The years were short that I endured these daily renditions. As destiny had ordained, I was abandoned at age seven. Seven, precisely, my birthday. The timing was, of course, not accidental, not coincidental. Nothing ever is. And, of course, I could not have failed to sense, at least, its forewarnings. Both my father and my mother had accumulated so many breaches of propriety, in violation of the precepts of any spiritual or civil code, together and separately, they had to flee their iniquities. Fearless, though, discontent with the slavery if not the servitude, if not the subservience, I had wished ardently for a similar threshold. As so often since, it is wholly likely that, defying reason, I urged the eventuality just as I did. In submission, a gauntlet masterfully run, I gained dominance. I brought it upon myself, for myself, for the privilege to live another day, to engage in battle yet again on another field. Again, in the fulfilment of destiny, I made it so.
Despite and still, I did not just grow up. I raised myself under the intermittently watchful and negligent eyes of compassionate strangers, by appearances bohemian like me – unconventional, balancing freedom with responsibility, concealment with invention, honesty with reality. Never guided, never suggested, I learned to speak when I entered a room; to say please and thank you; to respect all elders; to give my seat first to them, then to women, then girls; to say yes, ma’am and no, ma’am, yes, sir and no, sir; to offer to help in the kitchen; to do the dishes and to clean up after a meal; to lend a helping hand, in general, to anyone in need; to be good to animals and to children; to protect and to defend those who could not protect and defend themselves; to hold the door for the person behind me; to look back when I parted from someone; to love people for who they are, and not what they could do for me, not what I could get from them, to treat people the way that I would want to be treated.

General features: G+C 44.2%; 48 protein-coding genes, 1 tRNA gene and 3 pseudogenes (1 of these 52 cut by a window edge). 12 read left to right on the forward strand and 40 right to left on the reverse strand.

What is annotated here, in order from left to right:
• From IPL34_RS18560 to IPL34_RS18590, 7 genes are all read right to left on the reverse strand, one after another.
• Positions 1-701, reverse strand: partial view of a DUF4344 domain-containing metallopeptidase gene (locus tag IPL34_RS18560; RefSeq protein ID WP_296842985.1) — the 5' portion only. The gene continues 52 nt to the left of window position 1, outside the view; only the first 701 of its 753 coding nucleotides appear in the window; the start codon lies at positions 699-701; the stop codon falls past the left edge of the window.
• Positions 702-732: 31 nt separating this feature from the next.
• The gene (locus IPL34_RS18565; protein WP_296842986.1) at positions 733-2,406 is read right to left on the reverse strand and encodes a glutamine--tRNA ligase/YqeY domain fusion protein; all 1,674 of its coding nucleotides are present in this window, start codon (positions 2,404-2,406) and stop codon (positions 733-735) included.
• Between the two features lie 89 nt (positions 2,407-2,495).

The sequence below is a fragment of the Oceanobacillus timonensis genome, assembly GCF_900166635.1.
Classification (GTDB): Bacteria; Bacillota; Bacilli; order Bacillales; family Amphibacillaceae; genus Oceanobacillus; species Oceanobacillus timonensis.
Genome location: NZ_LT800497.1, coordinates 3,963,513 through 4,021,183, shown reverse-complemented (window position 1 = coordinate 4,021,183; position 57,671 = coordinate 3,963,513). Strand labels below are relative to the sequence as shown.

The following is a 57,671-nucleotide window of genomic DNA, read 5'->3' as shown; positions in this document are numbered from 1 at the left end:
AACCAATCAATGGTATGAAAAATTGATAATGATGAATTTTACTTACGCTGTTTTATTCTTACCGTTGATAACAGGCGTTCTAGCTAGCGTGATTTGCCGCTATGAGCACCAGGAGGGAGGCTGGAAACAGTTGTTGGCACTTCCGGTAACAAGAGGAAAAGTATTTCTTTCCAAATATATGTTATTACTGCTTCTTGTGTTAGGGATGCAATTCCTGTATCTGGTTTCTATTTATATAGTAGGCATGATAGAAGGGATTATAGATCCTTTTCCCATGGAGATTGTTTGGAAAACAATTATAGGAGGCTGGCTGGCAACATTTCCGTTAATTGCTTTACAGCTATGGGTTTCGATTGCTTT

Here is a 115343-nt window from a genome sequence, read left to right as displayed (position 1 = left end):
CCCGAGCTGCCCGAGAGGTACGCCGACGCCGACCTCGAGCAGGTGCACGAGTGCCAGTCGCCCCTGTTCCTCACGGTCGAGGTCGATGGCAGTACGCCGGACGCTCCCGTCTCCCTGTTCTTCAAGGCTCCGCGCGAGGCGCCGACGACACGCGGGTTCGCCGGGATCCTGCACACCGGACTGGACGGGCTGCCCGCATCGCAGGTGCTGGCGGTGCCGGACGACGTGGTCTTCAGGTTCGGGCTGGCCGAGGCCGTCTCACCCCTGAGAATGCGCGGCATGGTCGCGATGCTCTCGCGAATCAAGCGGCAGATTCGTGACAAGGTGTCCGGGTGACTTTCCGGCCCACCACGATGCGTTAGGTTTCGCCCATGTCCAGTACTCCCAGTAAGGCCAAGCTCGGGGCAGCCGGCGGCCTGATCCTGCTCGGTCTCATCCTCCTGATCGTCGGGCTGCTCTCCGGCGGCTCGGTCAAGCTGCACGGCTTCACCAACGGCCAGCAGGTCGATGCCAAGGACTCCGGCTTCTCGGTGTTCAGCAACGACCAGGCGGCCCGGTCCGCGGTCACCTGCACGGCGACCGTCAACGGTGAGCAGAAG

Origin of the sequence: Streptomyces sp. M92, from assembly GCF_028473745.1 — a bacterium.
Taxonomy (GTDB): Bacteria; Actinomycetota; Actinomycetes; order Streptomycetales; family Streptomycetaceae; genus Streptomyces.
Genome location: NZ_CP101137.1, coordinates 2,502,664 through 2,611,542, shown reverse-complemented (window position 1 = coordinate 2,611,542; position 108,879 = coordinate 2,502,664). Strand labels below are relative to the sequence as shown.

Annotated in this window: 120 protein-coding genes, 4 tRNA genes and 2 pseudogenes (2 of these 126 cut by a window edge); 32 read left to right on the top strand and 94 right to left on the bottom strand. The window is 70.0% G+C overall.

I made a lot of mistakes along the way, to be sure. Many of my choices – uninformed by the experience of parents and relatives – were reckless. When choosing between two evils, amongst the many others present, I always chose the evil yet untried. I was fearless, because I had no other choice. From the earliest age, I disembroiled myself from the ravelled, choking maze of caution, confronting head-on whatever came my way. The girls and women in my life taught me lessons. If I wanted something from a boy or a man, I won it in battle, not for sport, but life and death. I listened to and talked to the females; with the males, I fought, with fists, not words. In but few cases did I find the boys and men worthy of my words. In all that and towards all whom I have encountered, this wisdom more than any other has prevailed – A vast surrender is my only strength. Surrender not in submission to abuse, but in acceptance of destiny, that which may never be coerced, cajoled, or counted on.
When I know not where I am – not lost, but cut adrift, denied both roots and destination, unable to find my way back to anywhere familiar – when even the past, present, and future are unclear –intermingled, superimposed, tense seemingly refuting tense – then – as no place is really mine, no place really home, as if there ever was a home – insinuating myself immediately, naturally, easily to any place, to the place I find myself, that place is home. Never let it be said, I was untrue. I never found a home inside of you. Nothing begins ’til you get there.
Pity us battling always at the limits of limitlessness and tomorrow. Pity our errors, pity our sins. Yet there is no sin without guilt. Blameless, no vow foresworn. My only impiety – obeisance to fate.